A business’s eligibility for an SBA disaster loan is based on the financial impact from the disaster rather than actual property damage. These loans have a 4 percent interest rate for small businesses and a 2.375 percent interest rate for private nonprofits with terms up to 30 years.

Interest begins accruing 12 months after the first disaster loan disbursement. Loan repayments also begin 12 months after the date of the first disbursement.

A previous questionnaire Dompka created and circulated among Del Norte businesses and individuals roughly two weeks after the fire started on Aug. 15 gathered enough data to show that local businesses took a staggering hit during the fire.

That survey showed that Del Norte’s restaurant and retail industry had lost about $66,578 a day after Pacific Power restored electricity to much of Crescent City.

The lodging sector had lost $28,529 per day since Pacific Power restored electricity on Aug. 25, according to the initial survey. In the survey, Dompka estimated that restaurants will have lost more the $500,000 by the end of August, while lodging losses would top $250,000.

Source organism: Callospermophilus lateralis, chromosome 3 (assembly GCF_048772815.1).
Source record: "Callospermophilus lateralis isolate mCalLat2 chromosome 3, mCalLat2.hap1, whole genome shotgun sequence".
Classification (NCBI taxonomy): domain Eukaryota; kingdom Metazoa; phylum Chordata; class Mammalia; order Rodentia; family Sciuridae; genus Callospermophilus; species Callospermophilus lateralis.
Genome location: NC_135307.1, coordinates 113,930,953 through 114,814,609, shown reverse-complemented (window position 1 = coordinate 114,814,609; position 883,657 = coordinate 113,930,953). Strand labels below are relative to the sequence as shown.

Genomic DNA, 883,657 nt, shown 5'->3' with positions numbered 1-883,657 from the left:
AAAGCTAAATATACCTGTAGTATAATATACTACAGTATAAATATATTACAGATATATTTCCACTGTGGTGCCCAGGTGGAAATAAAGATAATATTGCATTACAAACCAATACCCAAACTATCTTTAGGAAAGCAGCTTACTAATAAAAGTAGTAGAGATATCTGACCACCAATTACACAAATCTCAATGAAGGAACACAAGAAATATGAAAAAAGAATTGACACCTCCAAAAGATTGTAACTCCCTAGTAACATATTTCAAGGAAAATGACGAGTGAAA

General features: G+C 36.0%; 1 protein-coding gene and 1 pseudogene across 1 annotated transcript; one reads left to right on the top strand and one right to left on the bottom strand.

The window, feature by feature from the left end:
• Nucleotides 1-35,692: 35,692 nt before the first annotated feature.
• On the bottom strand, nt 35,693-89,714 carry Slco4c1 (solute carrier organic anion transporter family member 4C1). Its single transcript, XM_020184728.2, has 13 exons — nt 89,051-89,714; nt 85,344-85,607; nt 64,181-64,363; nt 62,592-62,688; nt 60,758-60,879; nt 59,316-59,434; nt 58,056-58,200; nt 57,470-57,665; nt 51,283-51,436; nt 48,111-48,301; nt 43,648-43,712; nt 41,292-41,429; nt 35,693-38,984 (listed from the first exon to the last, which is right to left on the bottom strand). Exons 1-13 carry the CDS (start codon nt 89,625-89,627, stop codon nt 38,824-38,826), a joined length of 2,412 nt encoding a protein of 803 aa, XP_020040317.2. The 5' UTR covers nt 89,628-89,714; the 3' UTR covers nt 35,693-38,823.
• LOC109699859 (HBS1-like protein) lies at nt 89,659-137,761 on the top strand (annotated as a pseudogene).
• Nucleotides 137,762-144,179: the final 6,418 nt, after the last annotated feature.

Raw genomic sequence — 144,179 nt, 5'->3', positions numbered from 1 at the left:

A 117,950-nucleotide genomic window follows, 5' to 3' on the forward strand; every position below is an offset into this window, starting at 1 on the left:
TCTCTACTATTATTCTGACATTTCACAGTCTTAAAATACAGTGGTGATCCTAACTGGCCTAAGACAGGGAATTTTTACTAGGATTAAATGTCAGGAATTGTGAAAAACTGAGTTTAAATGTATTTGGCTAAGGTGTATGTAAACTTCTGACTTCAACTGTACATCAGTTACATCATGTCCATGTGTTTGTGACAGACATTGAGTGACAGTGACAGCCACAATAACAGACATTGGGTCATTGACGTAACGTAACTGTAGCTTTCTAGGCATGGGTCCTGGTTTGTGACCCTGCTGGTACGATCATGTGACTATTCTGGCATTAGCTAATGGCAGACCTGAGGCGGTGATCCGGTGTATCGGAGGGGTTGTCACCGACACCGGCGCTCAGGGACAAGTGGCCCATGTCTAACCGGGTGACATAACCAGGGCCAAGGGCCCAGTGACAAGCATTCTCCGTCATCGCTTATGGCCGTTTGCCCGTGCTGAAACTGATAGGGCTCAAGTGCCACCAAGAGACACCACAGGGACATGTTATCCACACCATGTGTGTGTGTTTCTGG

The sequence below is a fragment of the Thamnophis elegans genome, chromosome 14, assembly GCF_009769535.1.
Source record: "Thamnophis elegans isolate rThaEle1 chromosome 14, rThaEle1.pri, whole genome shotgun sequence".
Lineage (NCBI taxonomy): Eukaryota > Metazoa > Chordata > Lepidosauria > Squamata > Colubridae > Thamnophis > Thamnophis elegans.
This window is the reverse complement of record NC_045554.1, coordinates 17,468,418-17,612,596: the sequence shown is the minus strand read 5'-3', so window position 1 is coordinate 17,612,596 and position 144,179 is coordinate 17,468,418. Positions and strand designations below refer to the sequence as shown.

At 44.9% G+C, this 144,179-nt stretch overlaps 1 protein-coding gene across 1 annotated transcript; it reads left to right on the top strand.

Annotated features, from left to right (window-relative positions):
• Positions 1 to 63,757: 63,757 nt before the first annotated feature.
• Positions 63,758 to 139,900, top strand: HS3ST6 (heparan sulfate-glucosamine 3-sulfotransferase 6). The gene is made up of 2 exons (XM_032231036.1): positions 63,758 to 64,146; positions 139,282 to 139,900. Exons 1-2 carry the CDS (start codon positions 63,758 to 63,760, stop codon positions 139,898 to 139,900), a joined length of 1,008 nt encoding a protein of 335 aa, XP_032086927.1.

On Wednesday, Dompka told the Outpost that he hasn’t had time to reanalyze the data since he posted the first economic injury survey. Instead he helped the city’s IT team create the SBA survey.

“We worked with local partners to publicize and distribute the survey and I gave a few out to Crescent City businesses in person,” he said.

Dompka also pointed to the Prepare Del Norte website and a resource page for those still recovering from the fire.

Vosburg said she’s the conduit that links business owners to the resources they need. That’s the extent of her involvement — “we don’t need to know other people’s financial business,” she said.

As for the Economic Resiliency Task Force, Vosburg said that its members had kept that alliance going since the pandemic, meeting monthly via Zoom. Those meetings ramped up to weekly and then daily once the fire broke out.

Now that the flames are extinguished, Vosburg said task force members discussed the possibility of dissolving, a notion they rejected.

“We decided it was extremely important that we kept talking,” she said, adding that other members include Christy Hernandez with the SMART Workforce Development Center and Wil Franklin, of the Small Business Development Center, which serves Humboldt and Del Norte counties. “We decided early on that the communication between us was productive and important to economic development and resiliency here in Del Norte County.”

For more information about Small Business Administration disaster loans click here. Applicants can also call the SBA's Customer Service Center at (800) 659-2955 or email

The North Coast Small Business Development Center offers free personalized counseling to businesses recovering from the wildfires. For more information, click here or call (707) 445-9720.